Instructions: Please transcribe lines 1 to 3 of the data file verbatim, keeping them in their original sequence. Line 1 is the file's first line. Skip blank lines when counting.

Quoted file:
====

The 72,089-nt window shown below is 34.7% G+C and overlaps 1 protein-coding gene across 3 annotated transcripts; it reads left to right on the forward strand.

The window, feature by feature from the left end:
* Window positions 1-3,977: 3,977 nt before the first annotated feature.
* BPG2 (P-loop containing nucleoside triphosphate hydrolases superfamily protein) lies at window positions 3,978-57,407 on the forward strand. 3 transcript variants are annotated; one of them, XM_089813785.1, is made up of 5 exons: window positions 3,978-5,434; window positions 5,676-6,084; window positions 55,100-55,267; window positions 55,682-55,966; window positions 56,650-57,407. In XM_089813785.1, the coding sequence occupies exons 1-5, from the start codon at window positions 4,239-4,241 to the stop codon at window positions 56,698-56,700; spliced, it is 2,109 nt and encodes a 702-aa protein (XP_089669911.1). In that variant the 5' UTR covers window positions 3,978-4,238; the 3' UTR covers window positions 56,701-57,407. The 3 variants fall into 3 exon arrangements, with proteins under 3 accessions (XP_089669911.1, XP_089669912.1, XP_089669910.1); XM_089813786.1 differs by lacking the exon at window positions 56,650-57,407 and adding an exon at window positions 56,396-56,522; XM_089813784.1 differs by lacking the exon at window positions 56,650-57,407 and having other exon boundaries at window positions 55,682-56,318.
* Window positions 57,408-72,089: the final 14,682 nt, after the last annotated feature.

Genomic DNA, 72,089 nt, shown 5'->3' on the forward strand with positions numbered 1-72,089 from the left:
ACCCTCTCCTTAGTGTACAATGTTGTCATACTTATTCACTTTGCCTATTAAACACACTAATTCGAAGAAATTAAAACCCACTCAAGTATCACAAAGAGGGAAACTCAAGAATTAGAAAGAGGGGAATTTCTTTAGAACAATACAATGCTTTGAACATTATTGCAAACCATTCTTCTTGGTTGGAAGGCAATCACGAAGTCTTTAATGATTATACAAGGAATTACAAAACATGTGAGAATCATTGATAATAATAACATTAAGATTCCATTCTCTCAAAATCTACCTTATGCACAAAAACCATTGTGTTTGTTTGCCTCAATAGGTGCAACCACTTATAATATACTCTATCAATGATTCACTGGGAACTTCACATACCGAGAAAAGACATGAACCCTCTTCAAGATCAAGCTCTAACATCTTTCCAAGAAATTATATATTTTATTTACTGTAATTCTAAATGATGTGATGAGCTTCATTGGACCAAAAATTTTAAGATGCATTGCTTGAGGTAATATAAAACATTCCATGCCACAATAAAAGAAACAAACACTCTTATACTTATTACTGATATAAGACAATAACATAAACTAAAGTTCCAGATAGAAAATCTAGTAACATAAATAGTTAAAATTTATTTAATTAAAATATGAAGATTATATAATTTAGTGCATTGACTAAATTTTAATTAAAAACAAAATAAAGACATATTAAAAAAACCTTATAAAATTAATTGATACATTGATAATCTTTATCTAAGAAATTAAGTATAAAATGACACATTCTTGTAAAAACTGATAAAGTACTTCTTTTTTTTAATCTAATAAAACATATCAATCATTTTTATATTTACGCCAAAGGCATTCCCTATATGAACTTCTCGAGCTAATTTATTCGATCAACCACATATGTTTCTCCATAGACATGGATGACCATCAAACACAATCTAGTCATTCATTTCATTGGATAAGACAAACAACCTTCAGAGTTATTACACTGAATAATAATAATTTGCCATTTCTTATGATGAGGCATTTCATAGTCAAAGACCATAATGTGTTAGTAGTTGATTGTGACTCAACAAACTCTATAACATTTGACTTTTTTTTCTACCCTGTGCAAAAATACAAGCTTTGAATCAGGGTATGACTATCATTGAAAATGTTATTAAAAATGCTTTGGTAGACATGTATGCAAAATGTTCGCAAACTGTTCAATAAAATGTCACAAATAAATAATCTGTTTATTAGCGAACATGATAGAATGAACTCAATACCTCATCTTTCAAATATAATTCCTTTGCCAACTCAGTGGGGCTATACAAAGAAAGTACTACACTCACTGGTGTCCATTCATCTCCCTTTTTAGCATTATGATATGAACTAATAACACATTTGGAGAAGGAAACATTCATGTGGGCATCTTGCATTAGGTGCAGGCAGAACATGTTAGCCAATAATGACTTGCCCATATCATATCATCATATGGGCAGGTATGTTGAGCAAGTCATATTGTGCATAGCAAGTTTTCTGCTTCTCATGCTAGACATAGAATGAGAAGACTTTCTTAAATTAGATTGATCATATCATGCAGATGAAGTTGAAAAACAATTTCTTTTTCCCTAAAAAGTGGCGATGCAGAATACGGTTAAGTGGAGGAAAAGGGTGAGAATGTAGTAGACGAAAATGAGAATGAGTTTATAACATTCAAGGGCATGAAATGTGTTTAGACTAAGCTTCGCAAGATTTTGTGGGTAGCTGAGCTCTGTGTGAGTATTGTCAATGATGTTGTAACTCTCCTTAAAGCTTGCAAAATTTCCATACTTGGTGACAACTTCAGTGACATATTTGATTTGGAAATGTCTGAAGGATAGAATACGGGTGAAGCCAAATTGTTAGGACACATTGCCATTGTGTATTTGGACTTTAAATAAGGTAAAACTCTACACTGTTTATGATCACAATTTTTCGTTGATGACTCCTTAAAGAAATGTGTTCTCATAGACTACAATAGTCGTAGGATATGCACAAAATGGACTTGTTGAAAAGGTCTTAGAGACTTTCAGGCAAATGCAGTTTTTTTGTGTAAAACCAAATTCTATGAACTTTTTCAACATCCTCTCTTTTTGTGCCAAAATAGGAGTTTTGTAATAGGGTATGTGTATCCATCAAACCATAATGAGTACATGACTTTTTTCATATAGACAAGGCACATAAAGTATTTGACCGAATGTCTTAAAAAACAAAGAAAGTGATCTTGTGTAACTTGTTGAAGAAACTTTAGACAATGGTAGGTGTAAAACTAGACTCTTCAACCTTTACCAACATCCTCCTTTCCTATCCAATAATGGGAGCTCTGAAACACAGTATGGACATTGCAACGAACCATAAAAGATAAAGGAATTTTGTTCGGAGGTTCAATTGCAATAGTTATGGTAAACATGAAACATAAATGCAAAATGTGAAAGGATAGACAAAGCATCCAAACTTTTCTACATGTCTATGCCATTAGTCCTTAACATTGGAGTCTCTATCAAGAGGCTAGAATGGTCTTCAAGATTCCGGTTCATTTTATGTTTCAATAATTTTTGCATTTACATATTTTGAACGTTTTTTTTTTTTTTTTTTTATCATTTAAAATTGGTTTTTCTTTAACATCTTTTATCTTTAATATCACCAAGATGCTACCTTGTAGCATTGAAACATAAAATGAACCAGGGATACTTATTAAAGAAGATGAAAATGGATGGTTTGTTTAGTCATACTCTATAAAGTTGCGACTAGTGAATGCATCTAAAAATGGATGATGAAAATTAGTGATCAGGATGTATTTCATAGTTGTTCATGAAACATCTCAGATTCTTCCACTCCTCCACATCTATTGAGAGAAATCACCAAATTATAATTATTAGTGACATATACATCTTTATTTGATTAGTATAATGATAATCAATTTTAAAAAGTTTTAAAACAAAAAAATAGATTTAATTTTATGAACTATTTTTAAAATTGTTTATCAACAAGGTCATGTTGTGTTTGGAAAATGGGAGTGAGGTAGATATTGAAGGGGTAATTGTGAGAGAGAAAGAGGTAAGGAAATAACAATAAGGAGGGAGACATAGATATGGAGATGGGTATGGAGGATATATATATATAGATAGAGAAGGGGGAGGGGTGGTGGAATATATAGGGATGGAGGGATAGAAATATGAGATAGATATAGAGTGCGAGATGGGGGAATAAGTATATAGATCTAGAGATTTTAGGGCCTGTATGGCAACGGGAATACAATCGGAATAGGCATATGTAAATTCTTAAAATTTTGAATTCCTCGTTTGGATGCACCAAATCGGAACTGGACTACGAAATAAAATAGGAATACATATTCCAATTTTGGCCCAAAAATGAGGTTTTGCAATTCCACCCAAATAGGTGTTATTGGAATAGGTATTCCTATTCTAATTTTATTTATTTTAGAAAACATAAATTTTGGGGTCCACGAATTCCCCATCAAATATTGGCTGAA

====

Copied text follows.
The 72,089-nt window shown below is 34.7% G+C and overlaps 1 protein-coding gene across 3 annotated transcripts; it reads left to right on the forward strand.

The window, feature by feature from the left end:
* Window positions 1-3,977: 3,977 nt before the first annotated feature.